EDEN PRAIRIE, Minn. - You could serve hot dogs to attract customers to your car dealership. Or you could do what Kurt Bublitz did on Friday: offer rides in a $109,000 electric car.
Bublitz's dealership, EurocarsUS, recently purchased the Tesla Roadster as a marketing tool. "We think it's kind of the wave of the future," he said.
California-based Tesla has sold more than 1000 electric cars since its two-seat sports car went on sale in 2008. But it's about to get some competition. By year's end Nissan plans to release the fully electric Leaf, a compact car priced just over $25,000 -after a $7500 federal tax credit is applied. Chevrolet is also on track for a late 2010 rollout of its plug-in hybrid Volt.
"It's like everything else," said Bublitz, "as the technology gets adopted and so on, it will become more affordable."
Tesla - which is planning a more affordable electric sedan for 2012 - boasts a range of 244 miles between charges for its roadster.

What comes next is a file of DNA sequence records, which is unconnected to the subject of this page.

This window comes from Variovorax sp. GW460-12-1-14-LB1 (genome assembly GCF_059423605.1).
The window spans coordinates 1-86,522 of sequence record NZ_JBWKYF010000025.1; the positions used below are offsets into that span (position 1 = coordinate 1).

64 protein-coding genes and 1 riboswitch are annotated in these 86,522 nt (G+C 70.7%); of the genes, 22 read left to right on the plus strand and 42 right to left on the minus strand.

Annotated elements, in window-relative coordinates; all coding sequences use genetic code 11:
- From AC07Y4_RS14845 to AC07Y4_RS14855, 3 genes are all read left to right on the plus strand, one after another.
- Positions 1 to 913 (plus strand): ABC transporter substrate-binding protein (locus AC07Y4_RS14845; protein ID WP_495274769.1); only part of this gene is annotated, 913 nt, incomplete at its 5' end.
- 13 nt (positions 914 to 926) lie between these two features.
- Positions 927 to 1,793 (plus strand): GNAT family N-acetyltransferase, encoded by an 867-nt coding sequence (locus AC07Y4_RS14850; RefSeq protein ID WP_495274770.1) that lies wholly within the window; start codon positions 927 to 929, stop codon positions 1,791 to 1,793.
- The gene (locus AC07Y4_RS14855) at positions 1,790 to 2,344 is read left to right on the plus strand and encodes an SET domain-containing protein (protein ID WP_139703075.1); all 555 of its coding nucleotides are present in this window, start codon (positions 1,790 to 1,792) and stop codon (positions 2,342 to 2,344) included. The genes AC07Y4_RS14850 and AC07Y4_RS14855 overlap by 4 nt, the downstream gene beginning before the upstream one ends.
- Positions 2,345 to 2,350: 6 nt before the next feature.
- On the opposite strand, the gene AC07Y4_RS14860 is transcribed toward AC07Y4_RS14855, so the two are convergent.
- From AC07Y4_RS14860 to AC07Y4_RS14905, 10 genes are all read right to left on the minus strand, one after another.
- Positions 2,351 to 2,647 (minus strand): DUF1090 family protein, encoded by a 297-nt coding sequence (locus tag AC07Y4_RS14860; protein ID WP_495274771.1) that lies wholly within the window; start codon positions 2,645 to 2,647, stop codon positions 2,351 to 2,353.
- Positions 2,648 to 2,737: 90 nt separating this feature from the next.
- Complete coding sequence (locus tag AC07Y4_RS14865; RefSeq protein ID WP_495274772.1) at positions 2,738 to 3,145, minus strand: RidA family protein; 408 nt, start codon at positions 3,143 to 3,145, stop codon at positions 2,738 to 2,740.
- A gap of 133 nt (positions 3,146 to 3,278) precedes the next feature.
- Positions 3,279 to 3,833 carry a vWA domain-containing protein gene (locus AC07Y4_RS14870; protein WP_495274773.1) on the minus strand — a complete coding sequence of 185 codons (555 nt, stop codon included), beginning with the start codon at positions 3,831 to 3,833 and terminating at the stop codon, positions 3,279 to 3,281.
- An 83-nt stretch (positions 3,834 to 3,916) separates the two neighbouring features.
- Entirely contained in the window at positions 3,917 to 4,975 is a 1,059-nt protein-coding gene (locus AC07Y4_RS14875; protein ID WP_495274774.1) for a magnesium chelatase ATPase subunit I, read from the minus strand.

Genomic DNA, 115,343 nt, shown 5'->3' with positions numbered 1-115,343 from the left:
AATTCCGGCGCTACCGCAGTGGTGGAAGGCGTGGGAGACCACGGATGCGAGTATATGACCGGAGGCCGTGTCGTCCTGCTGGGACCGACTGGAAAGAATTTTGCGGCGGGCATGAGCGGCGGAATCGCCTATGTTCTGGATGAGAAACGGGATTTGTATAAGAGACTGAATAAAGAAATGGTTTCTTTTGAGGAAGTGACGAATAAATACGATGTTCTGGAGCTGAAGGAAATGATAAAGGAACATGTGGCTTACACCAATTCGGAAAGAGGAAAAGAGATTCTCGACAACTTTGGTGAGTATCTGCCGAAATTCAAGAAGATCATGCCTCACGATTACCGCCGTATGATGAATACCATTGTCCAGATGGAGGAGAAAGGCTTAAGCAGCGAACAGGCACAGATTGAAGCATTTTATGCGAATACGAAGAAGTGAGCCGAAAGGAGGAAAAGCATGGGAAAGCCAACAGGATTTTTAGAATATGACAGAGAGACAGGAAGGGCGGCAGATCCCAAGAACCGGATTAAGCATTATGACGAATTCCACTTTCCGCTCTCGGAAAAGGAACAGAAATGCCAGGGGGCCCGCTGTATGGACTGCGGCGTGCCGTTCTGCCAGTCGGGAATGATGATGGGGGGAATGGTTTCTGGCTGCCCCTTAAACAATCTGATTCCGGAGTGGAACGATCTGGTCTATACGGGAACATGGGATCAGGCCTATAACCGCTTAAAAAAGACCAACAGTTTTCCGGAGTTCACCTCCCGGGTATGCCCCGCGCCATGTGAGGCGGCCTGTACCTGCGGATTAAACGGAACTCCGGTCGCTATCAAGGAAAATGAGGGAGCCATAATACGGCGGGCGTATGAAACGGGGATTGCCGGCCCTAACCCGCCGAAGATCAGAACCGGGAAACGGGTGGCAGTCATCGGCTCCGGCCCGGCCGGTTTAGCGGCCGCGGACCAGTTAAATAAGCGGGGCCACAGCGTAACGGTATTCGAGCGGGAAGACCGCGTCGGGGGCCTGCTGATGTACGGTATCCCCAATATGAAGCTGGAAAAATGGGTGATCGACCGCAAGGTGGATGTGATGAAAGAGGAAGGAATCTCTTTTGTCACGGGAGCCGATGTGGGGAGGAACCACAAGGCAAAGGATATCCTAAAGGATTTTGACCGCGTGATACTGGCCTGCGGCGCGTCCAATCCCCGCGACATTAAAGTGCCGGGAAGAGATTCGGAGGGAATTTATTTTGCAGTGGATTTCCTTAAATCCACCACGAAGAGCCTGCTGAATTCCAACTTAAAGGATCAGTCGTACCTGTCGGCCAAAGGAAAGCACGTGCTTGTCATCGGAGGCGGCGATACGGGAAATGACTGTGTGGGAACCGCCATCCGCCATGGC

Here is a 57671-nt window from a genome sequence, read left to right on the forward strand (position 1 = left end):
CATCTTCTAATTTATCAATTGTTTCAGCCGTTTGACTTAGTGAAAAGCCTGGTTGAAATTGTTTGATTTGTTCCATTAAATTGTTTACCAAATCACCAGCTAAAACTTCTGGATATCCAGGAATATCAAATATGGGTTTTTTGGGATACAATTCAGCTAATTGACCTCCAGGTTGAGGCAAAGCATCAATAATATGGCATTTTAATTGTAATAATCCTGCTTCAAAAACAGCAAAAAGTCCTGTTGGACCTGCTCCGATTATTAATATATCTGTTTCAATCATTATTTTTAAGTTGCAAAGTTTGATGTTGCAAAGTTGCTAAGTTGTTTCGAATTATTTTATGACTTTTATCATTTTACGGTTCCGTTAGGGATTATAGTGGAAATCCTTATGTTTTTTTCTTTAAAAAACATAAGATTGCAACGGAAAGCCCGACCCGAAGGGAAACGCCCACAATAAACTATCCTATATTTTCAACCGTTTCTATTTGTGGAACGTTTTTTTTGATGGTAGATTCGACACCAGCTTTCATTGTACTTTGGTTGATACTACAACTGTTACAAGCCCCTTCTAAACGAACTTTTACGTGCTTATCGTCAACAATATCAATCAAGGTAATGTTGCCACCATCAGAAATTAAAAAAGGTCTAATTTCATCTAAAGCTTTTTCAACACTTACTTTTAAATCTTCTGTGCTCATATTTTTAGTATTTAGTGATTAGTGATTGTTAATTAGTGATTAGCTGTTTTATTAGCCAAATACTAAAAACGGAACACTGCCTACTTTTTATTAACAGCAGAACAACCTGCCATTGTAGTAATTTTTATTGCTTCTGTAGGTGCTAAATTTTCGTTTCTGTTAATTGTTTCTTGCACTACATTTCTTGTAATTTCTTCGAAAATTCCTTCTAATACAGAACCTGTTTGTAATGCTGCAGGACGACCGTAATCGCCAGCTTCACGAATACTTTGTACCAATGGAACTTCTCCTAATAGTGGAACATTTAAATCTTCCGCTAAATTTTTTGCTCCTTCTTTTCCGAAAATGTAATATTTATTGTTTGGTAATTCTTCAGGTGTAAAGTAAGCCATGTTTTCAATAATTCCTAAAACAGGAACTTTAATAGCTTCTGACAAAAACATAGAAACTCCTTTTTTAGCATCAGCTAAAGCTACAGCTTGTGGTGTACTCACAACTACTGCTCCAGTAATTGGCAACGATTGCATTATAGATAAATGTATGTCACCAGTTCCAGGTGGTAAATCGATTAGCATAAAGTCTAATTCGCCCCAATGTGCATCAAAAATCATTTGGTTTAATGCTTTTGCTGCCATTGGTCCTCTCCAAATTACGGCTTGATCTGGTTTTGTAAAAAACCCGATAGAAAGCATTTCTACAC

But many auto enthusiasts who can afford the Roadster are even more impressed by the Tesla's light switch-quick acceleration. The company claims zero-to-sixty times of 3.8 seconds.
"One reaction: Wow!" said John Martin, a BMW driver from Minneapolis after his test drive of the Tesla. "There's not a lot of engine noise and it's weird because it just slingshots you forward."
With a young family, Loren Sposito decided Tesla's future sedan might better fit his needs, but he couldn't help but be impressed by the Roadster, an electric car that, "doesn't have to be ugly looking."